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Beesotted’s Condorman, chairman of the PTA,  gives his annual school report after an eventful year in West London:

Well, what a difference a year makes. As I wrote my report last year, Marcello Trotta had recently smashed a ball into the school inspector’s car windscreen on the last day of term and we’d just returned from a dreadful field trip to Wembley Stadium.

This year I am delighted to report that Ofsted have reclassified Brentford High School as a Championship establishment after a great year, with new headmaster Mr Warburton continuing to build on the good foundations laid by Mr Rosler before him.

Pupil by pupil reports are as follows:

David Button. David is a generally reliable pupil who is capable of showing glimpses of outstanding work. However the odd lapse in concentration sometimes lets him down whilst his distribution of textbooks in class can be somewhat wayward.  Needs to keep improving next term.

Alan McCormack. Oh Alan McCormack. Alan is a strong and somewhat aggressive boy with a steely desire to succeed, which he also demands from his fellow pupils. Has excelled since moving from the centre of the classroom to a problematic wobbly chair on the right hand side of the room. Often bullies pupils from visiting schools.

Tony Craig. Tony is a committed and respected member of the form who works tirelessly whilst making very few mistakes. His experience of the Championship could be invaluable next year. His only real downfall is having two first names which is frankly his parent’s fault

Jake Bidwell. Jake is a young and improving pupil who delivers consistently good work which is comparable with that of someone of much more experience. Has worked hard out of school hours to improve the level of some of his schoolwork to the immediate benefit of the team. It’s very noticeable when Jake is absent from school.

Harlee Dean. Harlee remains a vocal and important part of the class but has struggled a bit to deliver the incredibly high standards that he set last year, partly due to injury. Popular with other pupils and not afraid to speak his mind. We love Harlee Dean.

James Tarkowski. James only joined the school late in the year but you can already tell that he is an extremely gifted pupil destined for the very top. Insists on bringing his dog, a husky, in to school.

Kevin O’Connor. Kevin is the school’s head boy and as ever his behaviour and application this year has been exemplary when called upon to shine. His attendance in class recently passed 500 consecutive days, a feat rarely achieved today.

Jonathan Douglas. Jonathan works very hard for himself and for others, and the performances of the whole class were lifted when he returned from an injury in the Autumn. He is a somewhat scruffy pupil who needs to comb his hair more regularly. It’s quite possible that he has nits.

Adam Forshaw. Adam is very much the golden boy of the class and we were delighted when he received a National award recently recognising his abilities. He is a pleasure to teach and makes his high standards of work look incredibly easy. Other pupils sometimes struggle to understand what he is saying so he may need some elocution lessons.

Sam Saunders. Sam has been at Brentford High School for a number of years now and is capable of making an outstanding contribution to class, often kicking lessons into life when they look like dwindling out.  His teacher has shown some concern that he might be using a sunbed out of school hours.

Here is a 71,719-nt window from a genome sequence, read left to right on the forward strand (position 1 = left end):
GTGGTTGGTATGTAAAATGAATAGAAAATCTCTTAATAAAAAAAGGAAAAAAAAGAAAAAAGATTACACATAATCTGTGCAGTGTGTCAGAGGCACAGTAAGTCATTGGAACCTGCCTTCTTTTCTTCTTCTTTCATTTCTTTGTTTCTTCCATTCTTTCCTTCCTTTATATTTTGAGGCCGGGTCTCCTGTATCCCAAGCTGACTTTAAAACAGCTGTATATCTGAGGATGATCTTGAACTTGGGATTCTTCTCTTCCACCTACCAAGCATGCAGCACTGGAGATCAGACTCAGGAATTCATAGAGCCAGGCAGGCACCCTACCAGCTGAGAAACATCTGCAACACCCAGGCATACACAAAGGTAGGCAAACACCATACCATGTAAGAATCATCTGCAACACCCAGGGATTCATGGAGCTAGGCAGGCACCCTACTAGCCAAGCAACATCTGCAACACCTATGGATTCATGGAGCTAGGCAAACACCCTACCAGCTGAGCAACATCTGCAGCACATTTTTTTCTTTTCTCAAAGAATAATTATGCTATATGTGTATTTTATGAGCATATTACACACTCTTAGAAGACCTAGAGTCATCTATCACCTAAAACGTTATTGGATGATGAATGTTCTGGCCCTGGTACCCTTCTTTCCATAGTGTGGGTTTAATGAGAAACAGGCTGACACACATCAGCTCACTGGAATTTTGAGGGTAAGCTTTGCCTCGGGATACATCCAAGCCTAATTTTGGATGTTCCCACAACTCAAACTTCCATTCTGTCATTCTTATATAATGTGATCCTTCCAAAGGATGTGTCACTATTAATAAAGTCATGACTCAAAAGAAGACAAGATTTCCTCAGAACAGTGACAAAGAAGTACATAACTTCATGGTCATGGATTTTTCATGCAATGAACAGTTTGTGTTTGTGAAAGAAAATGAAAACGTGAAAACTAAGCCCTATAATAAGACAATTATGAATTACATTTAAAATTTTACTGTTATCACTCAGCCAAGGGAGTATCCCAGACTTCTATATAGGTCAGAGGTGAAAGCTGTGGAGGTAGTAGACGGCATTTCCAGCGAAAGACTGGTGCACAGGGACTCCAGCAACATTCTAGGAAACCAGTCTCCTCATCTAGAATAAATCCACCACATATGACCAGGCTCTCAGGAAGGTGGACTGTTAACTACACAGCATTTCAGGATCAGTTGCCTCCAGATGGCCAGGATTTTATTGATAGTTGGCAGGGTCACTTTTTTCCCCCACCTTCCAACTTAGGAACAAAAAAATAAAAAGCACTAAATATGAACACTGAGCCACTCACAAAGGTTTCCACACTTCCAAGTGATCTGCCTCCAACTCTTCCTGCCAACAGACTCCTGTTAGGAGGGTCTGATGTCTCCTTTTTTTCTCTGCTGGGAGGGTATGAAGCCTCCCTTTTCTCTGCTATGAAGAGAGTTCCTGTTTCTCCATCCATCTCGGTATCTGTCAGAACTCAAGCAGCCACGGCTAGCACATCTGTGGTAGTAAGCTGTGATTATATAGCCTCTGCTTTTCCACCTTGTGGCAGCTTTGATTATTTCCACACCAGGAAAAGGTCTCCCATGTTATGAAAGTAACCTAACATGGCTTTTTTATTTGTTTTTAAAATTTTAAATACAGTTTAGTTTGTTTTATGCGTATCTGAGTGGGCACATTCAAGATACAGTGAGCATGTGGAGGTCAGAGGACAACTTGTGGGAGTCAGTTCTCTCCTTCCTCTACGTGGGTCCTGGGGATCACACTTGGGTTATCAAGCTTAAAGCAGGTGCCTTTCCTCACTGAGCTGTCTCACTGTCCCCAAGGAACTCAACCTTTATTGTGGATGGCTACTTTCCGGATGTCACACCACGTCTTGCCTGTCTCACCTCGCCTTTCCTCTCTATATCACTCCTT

George Saville. George has been with us on a visit from the local Chelsea academy. A somewhat gangly boy with an ill-fitting blazer, his naturally physique will continue to improve with age whilst he shows some top class attributes and a good work rate. His enthusiasm for a tackle sometimes outweighs his ability. We hope, however, that he might return next year.

Alan Judge. Alan whips around the school grounds like a terrier, often popping up in areas where you don’t expect to see him. His introduction to the class in the Spring term came at a vital time, and he has weighed in with some very important goals. Shoots more than any pupil we have ever seen.

Clayton Donaldson. Clayton has again ended the year as the school’s top goalscorer after a decent season where he has had to sit in a new chair, perhaps slightly away from where he would naturally sit.  He is a real handful in lessons but can sometimes let himself down a bit in front of class.

Marcello Trotta. Marcello showed immense guts to re-join us from a filthy low rent school in Fulham (recently downgraded) after “the incident” at the end of last season. Has made some vital contributions, including a stand out moment on the field trip to Leyton Orient which will live long in the memory. Can still look a bit lazy but his performance levels over the winter months were unparalleled. It will be interesting to see whether he is here again next term.

Will Grigg. William joined us over the summer much to the disgust of his former head teacher Mr Smith who was very bitter about the whole affair. It’s fair to say that Will hasn’t really settled as well as he or the school would have liked, although his attitude to improve out of school is apparently very good. Has the best beard in class.

Other pupils:

Shaleum Logan – performed well but less keen on homework apparently

Farid El Alagui – popular pupil, hope he does well back in Scotland

Nico Yennaris – one for the future, good education previously

Stuart Dallas – now settling after moving from Ireland, should do well next year

Toumani Diagouraga – very dependable but future may lie elsewhere

Jake Reeves – little lad, popular with the new head teacher.

Kadeem Harris  – pupil from Cardiff academy, flashes of brilliance

Martin Fillo – foreign exchange student, performed poorly

Richard Lee – older pupil, some injury problems, has Championship experience

Paul Hayes – tuck shop takings have dropped since December